For our Google Summer of Code wrap-up this week we have The Distributed Little Red Hen Lab. A new organization for 2015, Red Hen Lab had three student projects. Read on to learn about the Lab and their effort to scan a huge repository of international television news programming.
The Distributed Little Red Hen Lab is an international consortium for research on multimodal communication. We develop open source tools for joint parsing of text, audio/speech and video, using datasets of various sorts, most centrally a very large dataset of international television news called the UCLA Library Broadcast NewsScape. Red Hen uses 100% open source software. In fact, not just the software but everything else—including recording nodes—is shared in the consortium.
The Red Hen archive is a huge repository of recordings of TV programming, processed in a range of ways to produce derived products useful for research, expanded daily, and supplemented by various sets of other recordings. Our challenge is to create tools that allow us to access audio, visual, and textual (closed-captioning) information in the corpus in various ways by creating abilities to search, parse and analyze the video files. However, as you can see, the archive is very large, so creating processes that can scan the entire dataset is time consuming, and often with a margin of error.
Our projects for Google Summer of Code 2015 (GSoC) challenged students to assist in a number of projects, including some that have successfully improved our ability to search, parse and extract information from the archive.
Ekateriana Ageeva - Multiword Expression Search and Tagging
Ekaterina built a multiword expressions toolkit (MWEtoolkit), which is a tool for detecting multi-word units (e.g. phrasal verbs or idiomatic expressions) in large corpora. The toolkit operates via command-line interface. To ease access and expand the toolkit's audience, Ekaterina developed a web-based interface, which builds on and extends the toolkit functionality.
The interface allows us to do the following:
The interface is built with Python/Django. It currently supports operations with corpora tagged with Stanford CoreNLP parser, with a possibility to extend to other formats supported by MWEtoolkit. The system uses part of speech and syntactic dependency information to find the expressions. Users may rely on various frequency metrics to obtain the most relevant search results.
Owen He - Automatic Speaker Recognition System
Owen used a reservoir computing method called conceptor together with the traditional Gaussian Mixture Models (GMM) to distinguish voices between different speakers. He also used a method proposed by Microsoft Research last year at the Interspeech Conference, which used a Deep Neural Network (DNN) and an Extreme Learning Machine (ELM) to recognize speech emotions. DNN was trained to extract segment-level (256 ms) features and ELM was trained to make decisions based on the statistics of these features on a utterance level.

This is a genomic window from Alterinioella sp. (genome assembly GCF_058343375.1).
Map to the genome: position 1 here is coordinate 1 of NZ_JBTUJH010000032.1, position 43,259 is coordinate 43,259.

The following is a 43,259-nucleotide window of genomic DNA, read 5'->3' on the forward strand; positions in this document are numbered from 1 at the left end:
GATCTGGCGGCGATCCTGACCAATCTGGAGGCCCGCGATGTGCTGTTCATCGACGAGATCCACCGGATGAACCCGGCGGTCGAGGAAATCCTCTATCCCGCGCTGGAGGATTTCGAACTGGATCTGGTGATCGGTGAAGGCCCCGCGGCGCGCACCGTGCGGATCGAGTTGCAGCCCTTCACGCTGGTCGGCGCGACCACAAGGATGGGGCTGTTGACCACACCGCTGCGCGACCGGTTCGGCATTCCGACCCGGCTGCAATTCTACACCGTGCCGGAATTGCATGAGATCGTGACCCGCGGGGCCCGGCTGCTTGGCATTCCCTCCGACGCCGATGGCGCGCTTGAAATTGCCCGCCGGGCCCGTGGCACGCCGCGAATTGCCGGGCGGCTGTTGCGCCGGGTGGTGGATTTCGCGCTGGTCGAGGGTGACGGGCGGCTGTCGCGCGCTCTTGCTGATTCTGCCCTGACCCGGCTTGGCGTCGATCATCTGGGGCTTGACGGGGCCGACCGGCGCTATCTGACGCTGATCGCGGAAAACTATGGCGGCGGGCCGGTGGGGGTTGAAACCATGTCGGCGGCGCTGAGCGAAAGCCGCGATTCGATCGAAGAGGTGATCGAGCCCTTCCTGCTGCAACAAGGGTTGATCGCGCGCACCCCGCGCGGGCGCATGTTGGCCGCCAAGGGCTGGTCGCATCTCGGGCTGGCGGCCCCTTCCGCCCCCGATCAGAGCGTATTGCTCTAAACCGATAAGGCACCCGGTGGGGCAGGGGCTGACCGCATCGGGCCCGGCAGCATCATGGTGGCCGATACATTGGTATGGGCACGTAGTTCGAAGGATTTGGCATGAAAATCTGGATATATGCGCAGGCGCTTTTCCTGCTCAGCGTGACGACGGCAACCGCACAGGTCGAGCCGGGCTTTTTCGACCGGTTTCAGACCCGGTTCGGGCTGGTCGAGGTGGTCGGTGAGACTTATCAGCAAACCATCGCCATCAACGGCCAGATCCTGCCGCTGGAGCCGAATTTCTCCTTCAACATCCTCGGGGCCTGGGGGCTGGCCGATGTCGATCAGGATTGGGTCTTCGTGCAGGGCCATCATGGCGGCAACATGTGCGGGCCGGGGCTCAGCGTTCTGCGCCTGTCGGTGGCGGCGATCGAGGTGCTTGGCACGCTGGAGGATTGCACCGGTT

Owen’s project focused on applying this to detect male and female speakers, specific speakers, and emotions by collecting training samples from different speakers and audio signals with different emotional features. He then preprocessed the audio signals and created the statistical models from the training dataset. Finally, he computed the combined evidence in real time and tuned the apertures for the conceptors so that the optimal classification performance could be reached. You can check out the summary of results on GitHub.
Vasanth built a system for detecting commercials in television programs from any country and in any language. The system detects the location and the content of ads in any stream of video, regardless of the content being broadcast and other transmission noise in the video. In tests, the system achieved 100% detection of commercials. An online interface was built along with the system to allow regular inspection and maintenance.
Initially the user uses a set of hand tagged commercials. The system detects this set of commercials in the TV segment. On detecting these commercials, it divides the entire broadcast into blocks. Each of these blocks can be viewed and tagged as commercials by the user. There is a set of 60 hand labelled commercials for one to work with. This process takes about 10-30min for a 1hr TV segment, depending on the number of commercials that have to be tagged.
When the database has an appreciable amount of commercials (usually around 30 per channel) we can use it to recognize commercials in any unknown TV segment. On making changes to the web interface, the system updates its db with new/edited commercials. This web interface can be used for viewing the detected commercials as well. For more information see Vasanth’s summary of results.
By Patricia Wayne, UCLA Communication Studies